No sooner had cinema been invented than storytellers began exploring new ways to experience, interact with and immerse themselves in the new entertainment. Although technology has evolved and screens have become bigger over the decades, the medium is essentially the same: stories told in a linear fashion with projected images. But new settings, experiments and stunts have attempted to improve the format and create something more immersive.
3D and Cinerama
As film historian David Bordwell has chronicled, the early 1950s saw two technical advances – 3D and Cinerama, both short term failures that would have dramatic comebacks later on. While 3D had mainstream releases, such as Hitchcock’s Dial M for Murder in 1954, the format was considered a flash in the pan. Thanks to several horror movies over the decades – Warner Bros’ The Mask in 1961, Andy Warhol’s Flesh for Frankenstein in 1973 among them – and not unlike some of the creatures in those films, 3D never completely died. The last five years have seen a revival, with well-financed releases like Avatar, Up and Hugo. 3D has overcome its gimmicky stigma and it is now common to have simultaneous 3D and 2D releases for big, visual films, including 2014 best picture nominee, Gravity.
Cinerama – a blended triptych of images shown on a large curved screen – also involved its own special camera equipment. And like 3D, big Hollywood films bought into the concept, such as the 1962 Western epic How the West Was Won starring Jimmy Stewart. The Cinerama brand extended beyond the special three-lens equipment that spawned it, and the technology would later get a second life as Imax, first in museum film screenings on curved screens and then in the blockbuster-friendly experience found in many multiplexes.
For interactive stunts and gimmicks at movie screenings, we all owe a debt of thanks to William Castle, a prolific director of low-budget horror films in the 1950s and early ‘60s. He used techniques with strange names such as Emergo and Percepto that included floating skeletons above the audience, vibrating seats and ghosts that could only be seen by wearing red-tinted cellophane glasses. His imitators include Smell-O-Vision and having audiences sign medical releases in case they were scared into a heart attack. One Castle film, 1961’s Homicidal, included a 45-second onscreen “fright break” before the climax of the film, during which an audience member could leave if they were too scared and even get their money back. In another, the audience could choose the ending with a flash poll.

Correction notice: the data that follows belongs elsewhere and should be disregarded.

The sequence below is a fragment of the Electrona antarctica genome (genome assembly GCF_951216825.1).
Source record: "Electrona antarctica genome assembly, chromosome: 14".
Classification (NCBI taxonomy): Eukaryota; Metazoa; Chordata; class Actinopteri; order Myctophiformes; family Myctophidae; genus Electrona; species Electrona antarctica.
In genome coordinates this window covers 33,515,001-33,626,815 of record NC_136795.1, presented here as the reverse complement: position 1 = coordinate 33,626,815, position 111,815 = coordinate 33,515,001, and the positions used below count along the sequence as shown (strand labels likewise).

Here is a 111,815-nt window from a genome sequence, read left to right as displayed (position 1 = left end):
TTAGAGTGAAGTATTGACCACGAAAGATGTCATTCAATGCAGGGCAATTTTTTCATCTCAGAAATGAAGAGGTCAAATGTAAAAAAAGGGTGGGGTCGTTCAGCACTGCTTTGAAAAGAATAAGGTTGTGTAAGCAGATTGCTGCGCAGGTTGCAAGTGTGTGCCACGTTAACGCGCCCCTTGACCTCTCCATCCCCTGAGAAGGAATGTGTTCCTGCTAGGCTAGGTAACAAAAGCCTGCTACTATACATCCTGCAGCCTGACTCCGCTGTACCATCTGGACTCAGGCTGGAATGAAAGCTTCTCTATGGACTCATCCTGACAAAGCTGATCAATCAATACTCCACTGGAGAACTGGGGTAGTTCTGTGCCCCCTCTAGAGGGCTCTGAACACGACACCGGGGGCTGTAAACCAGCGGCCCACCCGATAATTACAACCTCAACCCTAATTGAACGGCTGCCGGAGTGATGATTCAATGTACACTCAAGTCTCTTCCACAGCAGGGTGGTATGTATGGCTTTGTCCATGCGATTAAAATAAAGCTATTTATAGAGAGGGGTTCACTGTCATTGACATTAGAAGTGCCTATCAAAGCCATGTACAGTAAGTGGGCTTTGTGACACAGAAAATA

Rules for watching
Alfred Hitchcock was inspired to make Psycho, in part, by William Castle’s success in the ‘50s – so it’s not surprising that screenings of the 1960 thriller included immersive rules for cinema audiences. The main decree was that no one should be permitted to enter late. A sign, guarded by a man in a police uniform, read that “not even the manager’s brother, the president of the United States, or the Queen of England (God bless her)” would be admitted once the film had begun. Audiences standing in the queue were also urged to keep the story a secret by recorded messages from the director himself. Not allowing latecomers was so radical an idea that this video includes testimonials from theatre owners on the success of the ‘Psycho policy’.
Choose your own adventure
First seen in the Czechoslovak Pavilion at Expo '67 Montreal, the film One Man and His House was shown as a Kinoautomat screening – the first time a plot was determined by the audience, accomplished by pressing red or green voting buttons at various moments to determine the next segment. The New Yorker reported at the time that the “Kinoautomat… is a guaranteed hit… and the Czechs should build a monument to the man who conceived the idea.” After 40 years of obscurity, the Kinoautomat kicked off a world tour in 2006 at the National Film Theatre in London and its official website posts current screenings